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By J.R. Dalton

    I was recently moved when I read the essay “Two Ways of Seeing a River” by Mark Twain. In it Twain gave an eloquent tribute to all the beauty he saw on the Mississippi riverfront as a child. He noted how the simplest of things like the breaking of a wave in the wake of a steamboat looked or how a log floating downstream would completely grab hold of his curiosity and intrigue. By the second half of the essay, Twain digressed, saying that he no longer saw the wonder or beauty on the river the way he used to, but that now he only saw each mark of Creation to be just a symptom of high tides and other deteriorations of nature. Twain concluded by saying that “the romance and beauty were all gone from the river.” He then gave a metaphor saying “I have pitied doctors from my heart,” “What does the lovely flush in a beauty's cheek mean to a doctor but a "break" that ripples above some deadly disease?” He began to wonder if this doctor had grown so intelligent in his education and occupation that he no longer saw freckles as beauty but as a natural deformity.

    As a child, I ran and played outside all day. Every fall I’d climb into a pile of leaves to watch as one little ant would carry back food to his family. I followed the rolly-polly’s and chased the squirrels through my backyard. I recall sitting in my grandmother’s lap and staring up at the flecks of gold and silver in her lavender eyes. There was so much wonder and beauty in my world as was in Twain’s. My question to you is whether or not you are still captivated by the little things or have your jobs, worries, and responsibilities educated you so much that you have lost that passion for simple elegance? Is this the price of adulthood? Take some time this week to notice all of the wonderful things you were once curious about. Think about how those things changed you and never lose sight of what is truly beautiful in your life.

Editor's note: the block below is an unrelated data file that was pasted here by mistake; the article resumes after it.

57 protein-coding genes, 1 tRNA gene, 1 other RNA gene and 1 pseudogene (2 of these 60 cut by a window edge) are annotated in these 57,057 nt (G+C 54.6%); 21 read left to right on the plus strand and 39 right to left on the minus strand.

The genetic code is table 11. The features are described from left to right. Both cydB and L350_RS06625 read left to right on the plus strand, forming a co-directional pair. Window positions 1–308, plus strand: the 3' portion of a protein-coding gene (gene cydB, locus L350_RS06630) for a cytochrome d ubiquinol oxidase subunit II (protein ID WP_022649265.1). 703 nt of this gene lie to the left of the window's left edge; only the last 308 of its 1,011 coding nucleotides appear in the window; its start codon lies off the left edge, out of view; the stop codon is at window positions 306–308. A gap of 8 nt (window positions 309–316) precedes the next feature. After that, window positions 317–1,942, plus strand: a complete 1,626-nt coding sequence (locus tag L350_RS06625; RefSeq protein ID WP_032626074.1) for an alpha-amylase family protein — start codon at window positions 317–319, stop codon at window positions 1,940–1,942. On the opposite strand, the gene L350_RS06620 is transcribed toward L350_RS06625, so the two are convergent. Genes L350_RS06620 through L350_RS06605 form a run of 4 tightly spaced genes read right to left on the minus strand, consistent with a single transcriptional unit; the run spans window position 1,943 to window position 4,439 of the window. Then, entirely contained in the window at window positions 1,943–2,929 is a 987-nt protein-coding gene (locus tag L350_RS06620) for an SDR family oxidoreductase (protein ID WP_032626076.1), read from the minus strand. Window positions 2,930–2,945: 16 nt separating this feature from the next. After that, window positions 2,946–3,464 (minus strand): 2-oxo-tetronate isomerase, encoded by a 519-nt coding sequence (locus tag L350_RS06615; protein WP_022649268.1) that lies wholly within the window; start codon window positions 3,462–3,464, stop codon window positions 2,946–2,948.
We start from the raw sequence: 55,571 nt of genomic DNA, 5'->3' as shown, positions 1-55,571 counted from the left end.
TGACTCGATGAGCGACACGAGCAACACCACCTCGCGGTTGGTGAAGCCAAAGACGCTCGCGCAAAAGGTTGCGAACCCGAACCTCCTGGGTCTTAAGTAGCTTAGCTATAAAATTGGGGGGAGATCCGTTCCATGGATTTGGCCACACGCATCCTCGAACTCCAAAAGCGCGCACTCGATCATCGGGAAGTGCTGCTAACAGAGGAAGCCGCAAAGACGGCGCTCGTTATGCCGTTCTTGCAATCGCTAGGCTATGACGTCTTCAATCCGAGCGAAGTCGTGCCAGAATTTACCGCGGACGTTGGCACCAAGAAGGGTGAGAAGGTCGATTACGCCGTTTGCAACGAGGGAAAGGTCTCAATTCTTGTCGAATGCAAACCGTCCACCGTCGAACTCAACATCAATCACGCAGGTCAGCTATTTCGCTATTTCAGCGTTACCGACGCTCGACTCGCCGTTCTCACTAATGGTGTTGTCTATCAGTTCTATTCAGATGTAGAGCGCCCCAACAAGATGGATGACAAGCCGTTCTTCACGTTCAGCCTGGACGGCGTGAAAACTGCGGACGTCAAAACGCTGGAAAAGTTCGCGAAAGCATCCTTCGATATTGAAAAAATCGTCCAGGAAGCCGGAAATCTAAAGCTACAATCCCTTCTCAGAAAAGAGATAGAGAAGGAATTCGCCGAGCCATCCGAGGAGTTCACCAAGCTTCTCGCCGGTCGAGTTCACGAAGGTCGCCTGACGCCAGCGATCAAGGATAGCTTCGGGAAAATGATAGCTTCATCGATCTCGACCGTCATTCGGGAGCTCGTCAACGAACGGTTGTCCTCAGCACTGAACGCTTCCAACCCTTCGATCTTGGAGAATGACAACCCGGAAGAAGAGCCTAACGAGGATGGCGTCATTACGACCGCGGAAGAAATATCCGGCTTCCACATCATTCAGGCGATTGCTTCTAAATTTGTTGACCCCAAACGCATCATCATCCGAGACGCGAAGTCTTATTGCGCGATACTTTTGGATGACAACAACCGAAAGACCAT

1 Comment

  1. Belinda

    October 14, 2011 at 12:41 pm

    very nice, and honest to God truthful!!.. 🙂

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